I am very please with my new Taylor. It resonates beautifully and quite magnificently--much more boldly, brighter and louder than my previous guitar, which cost more money and is slightly large. It's no thrills, but that's the price you pay for not paying as much money. Yet, it's still a very aesthetically pleasing guitar. Only real downside is that its brightness can be a bit overbearing. But even still, it's a heck of a lot smoother than any other guitar in the price range.
Only real downside is that its brightness can be a bit overbearing, and it isn't laced with various aesthetic accents other, more expensive Taylors have. But even still, it's a heck of a lot smoother than any other guitar in the price range.
Very light, yet very sturdy construction. Solid sitka spruce top, sapele-laminate sides and back. Full size fret board, 15/16 size body. Light-gauge elixir strings. Chrome finish tuners. Very low action, thus very easy to play.
Beautiful, very bright and smooth. Resonates magnificently, especially considering its slightly smaller size and signficantly lower price.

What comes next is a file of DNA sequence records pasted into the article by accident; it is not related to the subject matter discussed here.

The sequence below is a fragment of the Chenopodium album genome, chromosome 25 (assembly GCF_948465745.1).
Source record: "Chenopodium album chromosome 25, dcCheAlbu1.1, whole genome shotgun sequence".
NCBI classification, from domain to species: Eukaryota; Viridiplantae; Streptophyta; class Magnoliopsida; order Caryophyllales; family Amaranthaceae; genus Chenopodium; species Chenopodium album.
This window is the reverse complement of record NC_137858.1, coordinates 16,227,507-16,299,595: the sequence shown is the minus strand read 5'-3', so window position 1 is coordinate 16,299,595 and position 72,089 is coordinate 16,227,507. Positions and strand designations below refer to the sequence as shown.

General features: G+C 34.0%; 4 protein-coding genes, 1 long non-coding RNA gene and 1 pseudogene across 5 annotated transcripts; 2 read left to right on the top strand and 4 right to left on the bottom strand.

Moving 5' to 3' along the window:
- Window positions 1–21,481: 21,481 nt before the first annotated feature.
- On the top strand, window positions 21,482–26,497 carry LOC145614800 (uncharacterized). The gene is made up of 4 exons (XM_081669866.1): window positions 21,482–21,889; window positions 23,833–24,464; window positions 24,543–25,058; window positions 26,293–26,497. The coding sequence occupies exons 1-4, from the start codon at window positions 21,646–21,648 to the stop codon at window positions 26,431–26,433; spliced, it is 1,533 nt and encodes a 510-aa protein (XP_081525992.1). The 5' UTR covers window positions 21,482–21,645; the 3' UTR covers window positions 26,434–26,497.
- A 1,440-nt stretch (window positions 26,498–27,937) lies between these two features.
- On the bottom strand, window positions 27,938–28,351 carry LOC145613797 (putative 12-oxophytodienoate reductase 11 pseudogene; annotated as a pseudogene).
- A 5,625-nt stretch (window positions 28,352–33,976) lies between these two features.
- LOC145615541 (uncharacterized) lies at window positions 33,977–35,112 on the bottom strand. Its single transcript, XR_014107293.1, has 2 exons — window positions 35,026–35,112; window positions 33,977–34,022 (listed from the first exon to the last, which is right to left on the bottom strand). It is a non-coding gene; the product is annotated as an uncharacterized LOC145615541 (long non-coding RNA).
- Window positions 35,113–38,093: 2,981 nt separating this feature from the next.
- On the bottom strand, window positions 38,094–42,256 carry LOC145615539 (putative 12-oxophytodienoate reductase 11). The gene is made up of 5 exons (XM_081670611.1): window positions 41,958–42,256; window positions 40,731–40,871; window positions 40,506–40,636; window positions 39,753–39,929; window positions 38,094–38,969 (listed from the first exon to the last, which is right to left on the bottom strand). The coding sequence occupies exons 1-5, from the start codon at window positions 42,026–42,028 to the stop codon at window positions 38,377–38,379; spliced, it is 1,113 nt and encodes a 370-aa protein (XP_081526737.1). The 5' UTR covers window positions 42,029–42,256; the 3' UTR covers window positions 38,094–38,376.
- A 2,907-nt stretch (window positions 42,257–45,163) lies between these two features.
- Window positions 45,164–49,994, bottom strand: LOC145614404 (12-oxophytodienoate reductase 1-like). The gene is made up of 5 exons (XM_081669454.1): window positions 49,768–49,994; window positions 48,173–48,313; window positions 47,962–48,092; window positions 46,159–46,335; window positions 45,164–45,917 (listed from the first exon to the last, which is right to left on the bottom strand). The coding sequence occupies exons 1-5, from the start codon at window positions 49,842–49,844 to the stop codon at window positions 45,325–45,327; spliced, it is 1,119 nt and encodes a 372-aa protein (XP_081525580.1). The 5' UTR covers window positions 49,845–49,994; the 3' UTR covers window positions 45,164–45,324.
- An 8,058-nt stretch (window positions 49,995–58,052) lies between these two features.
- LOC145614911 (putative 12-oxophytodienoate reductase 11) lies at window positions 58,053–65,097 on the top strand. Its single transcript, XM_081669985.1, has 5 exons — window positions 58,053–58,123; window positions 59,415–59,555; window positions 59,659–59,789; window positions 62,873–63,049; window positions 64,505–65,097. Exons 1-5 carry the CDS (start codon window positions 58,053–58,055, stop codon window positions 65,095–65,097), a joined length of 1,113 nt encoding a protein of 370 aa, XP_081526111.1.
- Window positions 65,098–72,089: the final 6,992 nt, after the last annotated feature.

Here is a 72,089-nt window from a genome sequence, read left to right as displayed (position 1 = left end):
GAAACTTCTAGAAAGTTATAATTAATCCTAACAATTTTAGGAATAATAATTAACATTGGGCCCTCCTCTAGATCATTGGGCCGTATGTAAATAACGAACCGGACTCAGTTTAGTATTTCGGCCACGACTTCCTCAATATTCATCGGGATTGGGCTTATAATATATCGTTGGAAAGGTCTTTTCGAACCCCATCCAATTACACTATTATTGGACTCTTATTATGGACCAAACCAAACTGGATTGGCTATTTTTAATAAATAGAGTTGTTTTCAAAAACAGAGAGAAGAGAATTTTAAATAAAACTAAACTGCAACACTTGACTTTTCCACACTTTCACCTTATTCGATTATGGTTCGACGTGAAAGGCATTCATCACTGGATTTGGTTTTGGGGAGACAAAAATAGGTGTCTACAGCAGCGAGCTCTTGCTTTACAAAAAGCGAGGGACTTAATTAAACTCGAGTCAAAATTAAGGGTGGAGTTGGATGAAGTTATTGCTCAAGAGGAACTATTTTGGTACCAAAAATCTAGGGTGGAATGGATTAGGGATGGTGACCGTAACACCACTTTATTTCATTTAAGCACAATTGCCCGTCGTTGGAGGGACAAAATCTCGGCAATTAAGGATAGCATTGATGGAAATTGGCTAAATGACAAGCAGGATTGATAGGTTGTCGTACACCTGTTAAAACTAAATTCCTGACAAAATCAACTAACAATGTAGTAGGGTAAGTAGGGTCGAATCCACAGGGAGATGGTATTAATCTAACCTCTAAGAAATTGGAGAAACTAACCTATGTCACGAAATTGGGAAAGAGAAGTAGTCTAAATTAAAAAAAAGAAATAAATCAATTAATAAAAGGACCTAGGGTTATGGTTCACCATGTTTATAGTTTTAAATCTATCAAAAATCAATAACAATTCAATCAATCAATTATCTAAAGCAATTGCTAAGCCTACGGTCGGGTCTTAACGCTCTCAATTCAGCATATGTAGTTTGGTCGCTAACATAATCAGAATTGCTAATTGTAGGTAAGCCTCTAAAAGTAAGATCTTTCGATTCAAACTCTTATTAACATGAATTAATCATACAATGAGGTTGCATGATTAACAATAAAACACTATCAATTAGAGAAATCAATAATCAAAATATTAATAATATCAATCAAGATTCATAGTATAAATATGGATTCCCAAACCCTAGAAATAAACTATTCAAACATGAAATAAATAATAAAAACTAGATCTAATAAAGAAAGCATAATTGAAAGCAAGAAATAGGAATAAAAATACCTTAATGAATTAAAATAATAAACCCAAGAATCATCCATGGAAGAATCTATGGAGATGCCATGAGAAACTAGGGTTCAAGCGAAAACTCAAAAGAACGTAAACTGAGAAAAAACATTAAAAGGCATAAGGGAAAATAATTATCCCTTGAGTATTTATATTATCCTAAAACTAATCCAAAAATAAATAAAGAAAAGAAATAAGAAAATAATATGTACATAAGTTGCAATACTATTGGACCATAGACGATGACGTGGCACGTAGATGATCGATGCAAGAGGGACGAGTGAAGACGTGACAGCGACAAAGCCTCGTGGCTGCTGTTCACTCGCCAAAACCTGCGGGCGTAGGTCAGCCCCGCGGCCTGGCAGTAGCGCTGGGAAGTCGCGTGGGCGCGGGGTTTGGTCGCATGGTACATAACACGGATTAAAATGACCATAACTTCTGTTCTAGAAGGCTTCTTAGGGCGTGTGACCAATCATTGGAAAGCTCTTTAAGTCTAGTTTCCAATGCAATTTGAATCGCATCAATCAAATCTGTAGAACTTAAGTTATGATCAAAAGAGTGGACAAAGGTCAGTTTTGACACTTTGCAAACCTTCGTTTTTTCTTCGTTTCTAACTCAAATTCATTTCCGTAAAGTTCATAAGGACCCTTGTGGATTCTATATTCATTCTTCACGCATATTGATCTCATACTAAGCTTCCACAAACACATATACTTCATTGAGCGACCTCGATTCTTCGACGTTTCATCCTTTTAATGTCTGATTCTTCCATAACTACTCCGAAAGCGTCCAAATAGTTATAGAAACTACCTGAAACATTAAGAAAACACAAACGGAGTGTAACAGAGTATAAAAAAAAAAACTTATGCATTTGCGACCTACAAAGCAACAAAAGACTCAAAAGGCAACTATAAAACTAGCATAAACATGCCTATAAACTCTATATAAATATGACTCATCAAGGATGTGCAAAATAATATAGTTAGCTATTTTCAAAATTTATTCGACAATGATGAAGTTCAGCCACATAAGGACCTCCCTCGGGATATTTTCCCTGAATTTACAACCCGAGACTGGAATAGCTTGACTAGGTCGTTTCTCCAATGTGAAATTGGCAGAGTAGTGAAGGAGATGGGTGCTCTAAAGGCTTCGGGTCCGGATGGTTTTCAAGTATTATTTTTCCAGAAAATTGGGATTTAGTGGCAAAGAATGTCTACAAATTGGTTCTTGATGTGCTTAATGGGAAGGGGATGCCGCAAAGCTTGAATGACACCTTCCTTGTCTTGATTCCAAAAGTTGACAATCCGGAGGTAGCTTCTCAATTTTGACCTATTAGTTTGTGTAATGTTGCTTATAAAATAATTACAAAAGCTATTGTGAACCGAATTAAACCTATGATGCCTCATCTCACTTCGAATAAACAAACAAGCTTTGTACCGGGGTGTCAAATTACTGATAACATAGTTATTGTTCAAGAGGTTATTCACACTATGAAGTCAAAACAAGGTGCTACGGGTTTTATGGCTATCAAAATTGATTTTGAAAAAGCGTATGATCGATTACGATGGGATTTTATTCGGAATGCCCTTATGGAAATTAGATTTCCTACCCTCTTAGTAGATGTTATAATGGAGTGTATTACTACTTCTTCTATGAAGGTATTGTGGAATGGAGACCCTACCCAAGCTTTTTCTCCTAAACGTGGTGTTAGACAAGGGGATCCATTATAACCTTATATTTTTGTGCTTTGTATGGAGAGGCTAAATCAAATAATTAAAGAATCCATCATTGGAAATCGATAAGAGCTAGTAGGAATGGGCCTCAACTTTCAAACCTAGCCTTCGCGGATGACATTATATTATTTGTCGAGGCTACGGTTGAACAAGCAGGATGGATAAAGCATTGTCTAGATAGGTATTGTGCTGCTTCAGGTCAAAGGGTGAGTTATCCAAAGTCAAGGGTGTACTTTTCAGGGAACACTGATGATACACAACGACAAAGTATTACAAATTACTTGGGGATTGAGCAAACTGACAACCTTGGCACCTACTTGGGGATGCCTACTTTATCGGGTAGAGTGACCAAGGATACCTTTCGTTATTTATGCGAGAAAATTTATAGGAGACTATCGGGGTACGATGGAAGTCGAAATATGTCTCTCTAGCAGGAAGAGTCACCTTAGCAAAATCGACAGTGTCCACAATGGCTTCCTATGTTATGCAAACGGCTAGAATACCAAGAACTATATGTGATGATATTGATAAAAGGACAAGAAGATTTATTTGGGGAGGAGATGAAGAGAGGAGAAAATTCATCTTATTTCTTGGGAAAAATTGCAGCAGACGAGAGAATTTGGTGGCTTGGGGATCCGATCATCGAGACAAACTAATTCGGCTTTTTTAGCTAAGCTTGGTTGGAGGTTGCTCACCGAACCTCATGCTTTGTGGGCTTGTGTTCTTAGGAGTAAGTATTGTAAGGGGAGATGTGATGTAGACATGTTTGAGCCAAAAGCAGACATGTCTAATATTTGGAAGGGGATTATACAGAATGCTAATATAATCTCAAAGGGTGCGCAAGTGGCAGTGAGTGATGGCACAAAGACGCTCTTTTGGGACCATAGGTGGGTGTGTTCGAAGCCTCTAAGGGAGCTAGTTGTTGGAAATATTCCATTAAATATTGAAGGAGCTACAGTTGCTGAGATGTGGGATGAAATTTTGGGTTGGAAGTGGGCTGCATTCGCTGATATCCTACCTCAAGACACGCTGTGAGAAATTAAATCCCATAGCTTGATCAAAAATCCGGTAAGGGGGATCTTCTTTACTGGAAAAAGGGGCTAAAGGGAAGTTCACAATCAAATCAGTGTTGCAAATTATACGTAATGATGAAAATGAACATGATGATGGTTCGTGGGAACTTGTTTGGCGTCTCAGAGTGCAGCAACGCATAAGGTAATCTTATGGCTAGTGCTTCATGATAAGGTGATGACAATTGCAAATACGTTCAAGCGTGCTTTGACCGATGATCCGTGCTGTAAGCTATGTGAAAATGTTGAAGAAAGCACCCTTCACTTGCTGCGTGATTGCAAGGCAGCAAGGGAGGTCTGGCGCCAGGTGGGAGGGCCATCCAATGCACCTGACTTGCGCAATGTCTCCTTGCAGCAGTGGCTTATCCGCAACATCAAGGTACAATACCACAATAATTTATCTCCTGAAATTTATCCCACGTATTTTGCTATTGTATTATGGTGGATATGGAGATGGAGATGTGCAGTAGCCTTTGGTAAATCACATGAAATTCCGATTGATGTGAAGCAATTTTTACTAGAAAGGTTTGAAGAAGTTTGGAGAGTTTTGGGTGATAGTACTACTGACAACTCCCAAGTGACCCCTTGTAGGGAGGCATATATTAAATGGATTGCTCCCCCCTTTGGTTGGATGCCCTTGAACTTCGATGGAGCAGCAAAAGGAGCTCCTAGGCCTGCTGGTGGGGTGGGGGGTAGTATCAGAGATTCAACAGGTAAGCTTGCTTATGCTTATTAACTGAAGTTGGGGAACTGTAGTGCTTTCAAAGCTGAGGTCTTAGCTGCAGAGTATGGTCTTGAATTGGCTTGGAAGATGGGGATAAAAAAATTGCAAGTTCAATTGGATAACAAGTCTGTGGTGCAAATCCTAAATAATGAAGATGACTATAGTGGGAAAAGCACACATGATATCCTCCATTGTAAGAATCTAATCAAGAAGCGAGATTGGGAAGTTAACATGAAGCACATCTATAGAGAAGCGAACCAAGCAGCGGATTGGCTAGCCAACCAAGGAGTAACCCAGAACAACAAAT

Only downsides: brightness can be overpowering, and it's no-frills.
As the name suggests, Big Baby is a version of "shortened" between the standard size of a big concert and 3 / 4. So it is expected to hold a toy that will sound a little dry. Mistake, doctor.
Thanks its sheer size, it actually fits naturally and love in the arms of the player. Her dress is natural and satin varnish so fine as you think absent. It is a delight to the eye and smooth to the touch.
Taylor is the bill, or so almost everything, exudes quality. But since it's a small price, around 450, the rigid tui other models is replaced by a rather nice gig-bag, solid-colored stamp of the brand.
Mahogany body and pica table, rosewood key, the newly purchased MODEL felt a little wood Frache assembled. Since it works smoothly and the sound a little steep at beginners, and is gradually rounded into heat.